Citizen participation in the provision of health services in the South Kwahu District

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Healthy person makes a healthy nation. Without good health, a nation’s assets cannot be tapped as manpower development will be retarded. Beside, citizens cannot enjoy life as they want to. The importance of good health cannot be overemphasized. Yet a review of Ghana’s health situation reveals that majority of the people are still plagued with communicable and preventable diseases. The average life spans for males and females are lower than those of countries like Great Britain, Sweden, United States of America, Japan and even some developing countries like China, Cuba and Libya. In fact mortality is alarmingly high and malnutrition is still a problem. Basic sanitation and personal hygiene are not practised by many citizens. Since the emphasis in the past has been on curative medicine characterized by highly qualified doctors, huge buildings and sophisticated equipment usually located in urban areas, very few Ghanaians have access to these health facilities. In the Kwahu district for example, the health facilities — hospitals, health centres arid posts are located in the bigger settlements on the ridge. This situation coupled with the bad net work, have limited access to these facilities - to those living in such settlements. It has been over a decade since the Primary Health Care (PHC) system was officially launched in Ghana and yet communicable and preventable diseases have persisted to date. The objective of the study was to find out the various health services available in the study area and to evaluate citizens’ involvement in health problems identification, mobilization of human, material and financial resources, decision-making, implementation and management of health and health related projects. In order to achieve the study objectives, data were collected from secondary anc. primary sources. The secondary sources included documents from World Health Organization (WHO) publications, records from Ministry of Health, Hospitals, Health Centres and Posts. During the primary data collection, formal and informal interviews were conducted. Household surveys were conducted in selected settlements and in all, about 100 citizens were interviewed. Informaal interviews were held with all traditional birth attendants’ and. traditional healers in the sampled settlements. The study’s major findings are outlined as follows: (a) Physical health facilities are lacking in areas along the lake shore; (b) Traditional Birth Attendants and Traditional Healers play vital roles in the community’s health improvement (c) Child and maternal care, the Medical Field Unit services and the environmental Health services are limited, to the settlements with health facilities which are mostly on the ridge. (d) Citizens’ participation in implementation of projects is high whereas in mobilization and. management, participation is low (e) Citizens are aware of health hazards, nutrition, basic sanitation, breast-feeding and family planning. In the light of the foregoing findings, the major recommendations of the study include the following: (a) Regarding problem identification, a formal channel to enable citizens inform authorities of problems is to be introduced. This special committee should be formed within the CDR organization (b) For effective mobilization and accountability, citizens should be involved in the selection of mobilization committee members (c) To improve citizens’ participation in implementation, especially in raising funds for projects, communal farms, special levies, annual harvests are recommended (d) Citizens should be involved in the selection of members of Health Management Teams. Citizens’ participation in health care services is the only way to ensure that modest gains towards the goal “health for all by the year 2000” would be achieved. To what extent have citizens’ health situations improved as a result of citizen’s participation? This issue needs further investigation.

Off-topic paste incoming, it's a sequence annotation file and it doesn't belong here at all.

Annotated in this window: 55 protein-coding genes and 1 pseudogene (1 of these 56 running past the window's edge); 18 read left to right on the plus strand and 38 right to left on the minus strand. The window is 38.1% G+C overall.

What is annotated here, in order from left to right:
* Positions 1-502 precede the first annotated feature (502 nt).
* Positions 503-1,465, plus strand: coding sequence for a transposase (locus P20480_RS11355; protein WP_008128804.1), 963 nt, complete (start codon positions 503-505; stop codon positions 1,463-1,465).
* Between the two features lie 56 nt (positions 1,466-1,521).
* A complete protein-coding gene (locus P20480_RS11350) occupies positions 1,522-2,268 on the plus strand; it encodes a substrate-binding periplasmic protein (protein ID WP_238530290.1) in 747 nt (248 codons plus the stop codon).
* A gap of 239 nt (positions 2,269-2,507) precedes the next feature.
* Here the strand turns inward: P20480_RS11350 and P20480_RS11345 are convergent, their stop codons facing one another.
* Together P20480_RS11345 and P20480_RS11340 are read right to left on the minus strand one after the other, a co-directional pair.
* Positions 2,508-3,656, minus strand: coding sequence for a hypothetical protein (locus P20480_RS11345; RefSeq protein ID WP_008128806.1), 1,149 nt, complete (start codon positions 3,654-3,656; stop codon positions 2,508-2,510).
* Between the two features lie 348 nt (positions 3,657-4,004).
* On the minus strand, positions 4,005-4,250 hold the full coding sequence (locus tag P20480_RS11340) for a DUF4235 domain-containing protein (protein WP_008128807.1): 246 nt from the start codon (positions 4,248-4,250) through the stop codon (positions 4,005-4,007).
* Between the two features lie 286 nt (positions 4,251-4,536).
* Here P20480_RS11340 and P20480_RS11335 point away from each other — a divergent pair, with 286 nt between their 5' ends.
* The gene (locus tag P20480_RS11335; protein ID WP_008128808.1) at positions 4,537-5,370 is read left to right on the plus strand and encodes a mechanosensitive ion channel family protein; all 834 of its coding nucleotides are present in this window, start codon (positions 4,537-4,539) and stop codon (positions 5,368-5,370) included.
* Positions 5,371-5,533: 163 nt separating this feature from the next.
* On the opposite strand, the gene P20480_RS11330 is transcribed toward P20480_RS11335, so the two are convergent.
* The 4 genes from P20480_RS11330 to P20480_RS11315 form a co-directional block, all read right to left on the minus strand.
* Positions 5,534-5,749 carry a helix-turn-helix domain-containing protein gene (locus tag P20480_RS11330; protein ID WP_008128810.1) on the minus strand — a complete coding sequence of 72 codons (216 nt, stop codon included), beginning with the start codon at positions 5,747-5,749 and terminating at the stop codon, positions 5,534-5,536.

A thesis submitted to the Board of Postgraduate Studies, Kwame Nkrumah University of Science and Technology, Kumasi, in partial fulfilment of the requirements for the award of the Degree of Master of Science in Development Planning and Management, 1988